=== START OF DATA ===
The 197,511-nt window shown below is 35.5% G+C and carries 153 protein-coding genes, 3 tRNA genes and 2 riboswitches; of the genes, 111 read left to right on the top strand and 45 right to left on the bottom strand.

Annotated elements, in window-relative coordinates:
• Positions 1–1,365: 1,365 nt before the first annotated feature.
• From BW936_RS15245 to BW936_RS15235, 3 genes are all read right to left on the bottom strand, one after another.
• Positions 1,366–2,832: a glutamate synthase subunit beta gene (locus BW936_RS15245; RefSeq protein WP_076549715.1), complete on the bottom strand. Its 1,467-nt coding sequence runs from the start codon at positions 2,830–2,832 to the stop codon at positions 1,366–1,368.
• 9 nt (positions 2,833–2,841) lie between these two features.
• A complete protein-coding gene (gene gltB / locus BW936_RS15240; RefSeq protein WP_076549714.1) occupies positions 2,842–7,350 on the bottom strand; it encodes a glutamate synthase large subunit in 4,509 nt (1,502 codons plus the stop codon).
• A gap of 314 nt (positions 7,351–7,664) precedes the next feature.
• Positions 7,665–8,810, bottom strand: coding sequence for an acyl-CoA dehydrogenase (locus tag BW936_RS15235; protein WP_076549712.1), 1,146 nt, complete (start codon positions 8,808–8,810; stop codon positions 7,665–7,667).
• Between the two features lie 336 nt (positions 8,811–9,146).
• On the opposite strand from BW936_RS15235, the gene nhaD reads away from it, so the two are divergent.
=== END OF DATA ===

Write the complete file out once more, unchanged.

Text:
The 197,511-nt window shown below is 35.5% G+C and carries 153 protein-coding genes, 3 tRNA genes and 2 riboswitches; of the genes, 111 read left to right on the top strand and 45 right to left on the bottom strand.

Annotated elements, in window-relative coordinates:
• Positions 1–1,365: 1,365 nt before the first annotated feature.
• From BW936_RS15245 to BW936_RS15235, 3 genes are all read right to left on the bottom strand, one after another.
• Positions 1,366–2,832: a glutamate synthase subunit beta gene (locus BW936_RS15245; RefSeq protein WP_076549715.1), complete on the bottom strand. Its 1,467-nt coding sequence runs from the start codon at positions 2,830–2,832 to the stop codon at positions 1,366–1,368.
• 9 nt (positions 2,833–2,841) lie between these two features.
• A complete protein-coding gene (gene gltB / locus BW936_RS15240; RefSeq protein WP_076549714.1) occupies positions 2,842–7,350 on the bottom strand; it encodes a glutamate synthase large subunit in 4,509 nt (1,502 codons plus the stop codon).
• A gap of 314 nt (positions 7,351–7,664) precedes the next feature.
• Positions 7,665–8,810, bottom strand: coding sequence for an acyl-CoA dehydrogenase (locus tag BW936_RS15235; protein WP_076549712.1), 1,146 nt, complete (start codon positions 8,808–8,810; stop codon positions 7,665–7,667).
• Between the two features lie 336 nt (positions 8,811–9,146).
• On the opposite strand from BW936_RS15235, the gene nhaD reads away from it, so the two are divergent.